Do artists and galleries get more interest and better sales at fairs, in a gallery, or selling online? Does one drive footfall to the other? Do you simply get a different type of buyer at a fair rather than a gallery? Do you get a lot of viewings at fairs but not many sales? And where does e-commerce enter into things and how successful are they at selling art? What makes one succeed over another?
This is the first in a series of articles featuring responses from both buyers and sellers in the art sector.
our first contributor is Natasha Kumar. Natasha is a successful artist who has a dedicated and growing following of collectors worldwide. Oil painting, watercolour, pastel, monotype, woodcut, etching, screenprint and lithograph are all techniques Natasha Kumar has studied and successfully incorporated in to her art for more than 25 years.
Natasha has successfully sold through both art fairs and galleries. She believes in personal interaction with her collectors, and “telling the story, is so important and gives depth”, so you will always find her chatting on the stands at Art Fairs and exhibitions.
Read Natasha’s very enlightening views:
“As an artist I have been a regular participant in Art Fairs around the UK for the last twenty years including the Affordable Art Fair where I usually exhibit my own work and represent a small stable of other artists under the ARTSHOUSE.CO.UK Gallery name.
I do find that the traditional Gallery Private View is a rarity these days as it is very hard to get people who are generally time poor to physically come to any event (when they could easily view it online). So physical gallery spaces may create other kinds of events or talks or pre-previews around a new exhibition to generate the buzz that was once generated by just an exhibition private view. It is a tough world on the high street, both shops and galleries have to work much harder to physically get people in through the doors. But equally for the general public, some London gallery spaces can still be quite intimidating especially if you have to ring a buzzer just to enter.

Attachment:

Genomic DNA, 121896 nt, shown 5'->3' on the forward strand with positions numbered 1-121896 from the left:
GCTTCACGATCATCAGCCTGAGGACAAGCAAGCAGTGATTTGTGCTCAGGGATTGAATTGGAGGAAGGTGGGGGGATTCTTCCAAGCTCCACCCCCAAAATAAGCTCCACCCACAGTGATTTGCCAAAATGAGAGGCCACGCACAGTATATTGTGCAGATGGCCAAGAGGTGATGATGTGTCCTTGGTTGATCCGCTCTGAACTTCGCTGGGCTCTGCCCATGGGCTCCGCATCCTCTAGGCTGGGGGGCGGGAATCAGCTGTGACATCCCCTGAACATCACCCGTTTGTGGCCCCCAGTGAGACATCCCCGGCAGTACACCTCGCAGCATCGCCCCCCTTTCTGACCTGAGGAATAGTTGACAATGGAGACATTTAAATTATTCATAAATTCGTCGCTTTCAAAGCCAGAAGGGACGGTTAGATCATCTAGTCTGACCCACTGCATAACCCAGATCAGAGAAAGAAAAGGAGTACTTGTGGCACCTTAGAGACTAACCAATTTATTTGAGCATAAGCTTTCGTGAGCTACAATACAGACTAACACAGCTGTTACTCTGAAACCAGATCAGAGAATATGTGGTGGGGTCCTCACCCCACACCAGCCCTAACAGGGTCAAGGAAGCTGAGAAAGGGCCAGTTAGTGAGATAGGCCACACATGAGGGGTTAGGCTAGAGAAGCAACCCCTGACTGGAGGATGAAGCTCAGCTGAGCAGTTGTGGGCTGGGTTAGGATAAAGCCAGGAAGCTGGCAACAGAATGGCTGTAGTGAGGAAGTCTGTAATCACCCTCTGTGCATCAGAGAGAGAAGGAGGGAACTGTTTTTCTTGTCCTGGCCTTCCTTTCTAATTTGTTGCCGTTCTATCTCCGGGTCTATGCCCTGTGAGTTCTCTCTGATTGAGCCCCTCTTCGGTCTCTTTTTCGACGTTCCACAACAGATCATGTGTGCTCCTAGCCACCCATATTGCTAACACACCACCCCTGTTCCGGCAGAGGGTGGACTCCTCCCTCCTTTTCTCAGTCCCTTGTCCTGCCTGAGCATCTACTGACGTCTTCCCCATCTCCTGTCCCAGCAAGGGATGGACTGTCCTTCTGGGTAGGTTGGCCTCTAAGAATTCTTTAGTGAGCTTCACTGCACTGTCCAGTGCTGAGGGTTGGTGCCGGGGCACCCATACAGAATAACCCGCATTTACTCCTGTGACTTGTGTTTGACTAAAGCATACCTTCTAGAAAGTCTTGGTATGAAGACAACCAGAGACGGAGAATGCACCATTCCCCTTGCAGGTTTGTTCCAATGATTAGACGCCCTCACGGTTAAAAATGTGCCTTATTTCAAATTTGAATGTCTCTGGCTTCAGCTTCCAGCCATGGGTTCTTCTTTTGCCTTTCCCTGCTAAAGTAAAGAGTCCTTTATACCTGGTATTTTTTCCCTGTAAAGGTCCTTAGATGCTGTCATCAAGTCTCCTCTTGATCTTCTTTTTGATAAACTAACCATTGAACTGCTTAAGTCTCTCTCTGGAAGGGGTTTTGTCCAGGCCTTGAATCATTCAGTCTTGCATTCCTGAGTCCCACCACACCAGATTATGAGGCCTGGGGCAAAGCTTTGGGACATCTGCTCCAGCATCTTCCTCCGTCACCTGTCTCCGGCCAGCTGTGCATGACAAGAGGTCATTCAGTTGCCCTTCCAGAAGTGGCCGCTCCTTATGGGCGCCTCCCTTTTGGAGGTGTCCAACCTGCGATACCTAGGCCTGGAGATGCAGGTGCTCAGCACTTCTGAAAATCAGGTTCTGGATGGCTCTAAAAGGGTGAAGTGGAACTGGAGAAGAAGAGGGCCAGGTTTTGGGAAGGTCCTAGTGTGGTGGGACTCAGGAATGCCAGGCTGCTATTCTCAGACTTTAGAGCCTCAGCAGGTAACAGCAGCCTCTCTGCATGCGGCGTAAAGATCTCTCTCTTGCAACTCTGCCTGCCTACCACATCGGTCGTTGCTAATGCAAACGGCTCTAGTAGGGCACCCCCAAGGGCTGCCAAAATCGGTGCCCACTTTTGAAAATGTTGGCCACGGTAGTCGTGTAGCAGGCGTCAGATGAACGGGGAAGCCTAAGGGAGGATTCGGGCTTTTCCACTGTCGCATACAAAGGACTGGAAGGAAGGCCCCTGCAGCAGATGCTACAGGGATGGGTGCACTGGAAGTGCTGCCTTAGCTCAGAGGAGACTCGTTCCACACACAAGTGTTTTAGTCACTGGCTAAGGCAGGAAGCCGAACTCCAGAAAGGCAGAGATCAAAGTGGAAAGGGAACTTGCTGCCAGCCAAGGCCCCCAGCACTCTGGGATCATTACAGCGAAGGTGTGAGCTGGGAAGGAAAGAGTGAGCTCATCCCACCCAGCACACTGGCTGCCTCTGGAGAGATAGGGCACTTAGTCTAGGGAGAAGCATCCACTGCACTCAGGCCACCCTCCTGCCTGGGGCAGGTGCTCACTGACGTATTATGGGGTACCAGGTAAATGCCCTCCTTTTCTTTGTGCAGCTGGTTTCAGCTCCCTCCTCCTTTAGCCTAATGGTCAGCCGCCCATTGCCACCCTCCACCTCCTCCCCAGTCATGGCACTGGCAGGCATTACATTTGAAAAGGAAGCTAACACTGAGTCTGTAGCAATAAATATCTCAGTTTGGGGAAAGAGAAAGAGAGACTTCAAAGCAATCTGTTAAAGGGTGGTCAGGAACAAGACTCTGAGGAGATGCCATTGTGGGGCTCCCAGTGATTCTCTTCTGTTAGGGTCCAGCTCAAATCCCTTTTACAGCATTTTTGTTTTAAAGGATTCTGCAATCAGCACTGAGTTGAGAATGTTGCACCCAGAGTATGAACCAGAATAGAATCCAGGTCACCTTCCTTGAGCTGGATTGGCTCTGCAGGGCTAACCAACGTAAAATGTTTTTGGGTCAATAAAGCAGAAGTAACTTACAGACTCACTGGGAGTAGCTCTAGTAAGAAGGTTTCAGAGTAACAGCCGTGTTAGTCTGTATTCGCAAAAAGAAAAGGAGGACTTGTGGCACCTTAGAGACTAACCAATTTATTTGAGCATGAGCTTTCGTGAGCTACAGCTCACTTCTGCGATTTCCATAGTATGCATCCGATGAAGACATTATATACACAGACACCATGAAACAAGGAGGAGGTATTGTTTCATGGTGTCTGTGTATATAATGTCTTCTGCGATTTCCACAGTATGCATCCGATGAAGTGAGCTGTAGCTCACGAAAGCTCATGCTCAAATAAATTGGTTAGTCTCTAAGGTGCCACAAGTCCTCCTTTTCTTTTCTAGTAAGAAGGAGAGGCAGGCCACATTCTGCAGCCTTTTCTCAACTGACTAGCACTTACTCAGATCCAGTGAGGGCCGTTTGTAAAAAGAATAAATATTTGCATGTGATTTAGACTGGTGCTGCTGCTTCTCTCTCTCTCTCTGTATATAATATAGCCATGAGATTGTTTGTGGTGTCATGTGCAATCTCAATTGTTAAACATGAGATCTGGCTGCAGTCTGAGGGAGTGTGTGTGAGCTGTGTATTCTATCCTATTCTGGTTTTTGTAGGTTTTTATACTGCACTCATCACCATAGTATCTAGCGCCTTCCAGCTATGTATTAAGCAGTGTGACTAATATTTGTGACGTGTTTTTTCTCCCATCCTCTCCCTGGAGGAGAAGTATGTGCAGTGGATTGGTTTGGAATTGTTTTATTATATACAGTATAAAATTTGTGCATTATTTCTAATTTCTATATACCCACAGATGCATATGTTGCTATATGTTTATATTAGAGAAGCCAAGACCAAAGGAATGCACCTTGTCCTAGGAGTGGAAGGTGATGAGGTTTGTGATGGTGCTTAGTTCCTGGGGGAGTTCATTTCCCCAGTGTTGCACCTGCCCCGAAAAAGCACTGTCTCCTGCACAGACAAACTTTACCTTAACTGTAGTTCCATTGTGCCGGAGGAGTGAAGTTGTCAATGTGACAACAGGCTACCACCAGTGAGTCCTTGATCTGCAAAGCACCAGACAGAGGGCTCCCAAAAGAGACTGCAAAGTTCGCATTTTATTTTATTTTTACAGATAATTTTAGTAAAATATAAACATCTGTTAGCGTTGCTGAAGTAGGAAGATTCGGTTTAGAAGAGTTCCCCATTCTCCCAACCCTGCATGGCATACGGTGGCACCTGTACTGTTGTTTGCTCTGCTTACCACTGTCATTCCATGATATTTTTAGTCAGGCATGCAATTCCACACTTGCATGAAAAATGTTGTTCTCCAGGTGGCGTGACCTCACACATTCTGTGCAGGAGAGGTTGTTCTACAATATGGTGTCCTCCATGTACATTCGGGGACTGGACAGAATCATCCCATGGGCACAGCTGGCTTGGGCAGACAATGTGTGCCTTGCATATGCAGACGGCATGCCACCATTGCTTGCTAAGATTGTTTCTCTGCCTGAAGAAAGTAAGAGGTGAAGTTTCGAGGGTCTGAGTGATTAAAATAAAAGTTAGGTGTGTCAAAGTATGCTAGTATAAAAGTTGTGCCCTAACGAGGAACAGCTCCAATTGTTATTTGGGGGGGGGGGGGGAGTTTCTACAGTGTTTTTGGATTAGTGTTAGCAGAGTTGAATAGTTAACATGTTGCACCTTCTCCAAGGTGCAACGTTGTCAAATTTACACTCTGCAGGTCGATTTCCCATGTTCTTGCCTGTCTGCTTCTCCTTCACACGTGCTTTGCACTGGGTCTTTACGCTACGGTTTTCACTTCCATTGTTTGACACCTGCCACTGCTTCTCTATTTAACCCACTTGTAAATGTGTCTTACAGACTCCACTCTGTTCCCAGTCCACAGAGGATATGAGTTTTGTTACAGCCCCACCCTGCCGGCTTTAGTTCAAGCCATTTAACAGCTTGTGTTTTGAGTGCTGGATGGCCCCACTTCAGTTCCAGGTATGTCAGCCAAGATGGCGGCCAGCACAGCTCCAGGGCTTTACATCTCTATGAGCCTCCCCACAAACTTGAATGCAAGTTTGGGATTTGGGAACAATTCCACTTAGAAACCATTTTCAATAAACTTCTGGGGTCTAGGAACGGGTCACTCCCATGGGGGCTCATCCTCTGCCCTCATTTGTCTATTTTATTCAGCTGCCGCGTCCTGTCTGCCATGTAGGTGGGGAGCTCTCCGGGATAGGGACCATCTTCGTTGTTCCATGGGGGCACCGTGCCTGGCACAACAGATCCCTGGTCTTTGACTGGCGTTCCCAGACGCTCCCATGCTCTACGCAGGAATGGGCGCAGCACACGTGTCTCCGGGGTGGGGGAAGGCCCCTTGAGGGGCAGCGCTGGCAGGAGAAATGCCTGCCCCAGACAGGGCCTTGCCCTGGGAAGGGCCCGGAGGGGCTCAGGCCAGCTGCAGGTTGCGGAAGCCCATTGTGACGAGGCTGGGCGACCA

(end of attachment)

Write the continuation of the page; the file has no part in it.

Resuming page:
The fairs by comparison are rather like the internet, wonderfully open, and present a marvelous opportunity for anyone – whatever their knowledge level of art – to view a huge variety of galleries and artists from around the world. In fact they actively encourage new buyers. Instead of being presented with one artist’s work or a limited gallery collection there is huge range of styles, mediums and price point all under one roof. It is so much easier to discover what kind of art you like and dislike if you can see a bit of both!
Some galleries often present a small collection by an artist at a fair with the hope that it will attract new clients to the gallery space, and at the same time galleries often open new exhibitions during the fairs so clients from the gallery may visit the fair, and clients at the fair may pop into the gallery. I think the fairs have a very positive effect on galleries generally. I think for clients the fairs are a brilliant starting point, or a valuable place to discover and build on a new collection of art. The Gallery space is then the natural follow up space to hone that new appreciation.
As an artist, any new exposure to potential clients is valuable and especially in today’s society, where social media and technology mean we are simultaneously closer and yet more distanced from other people, as an artist I also value the personal interaction with my collectors which I get at both exhibitions and fairs. Which is why you will find me chatting away to anyone and everyone! I also think collectors value the same opportunity to meet the artist and discover the story and the techniques behind the work. I hope that the result of both a gallery and fair experience is simply that clients get a deeper appreciation and enjoyment of the art.”
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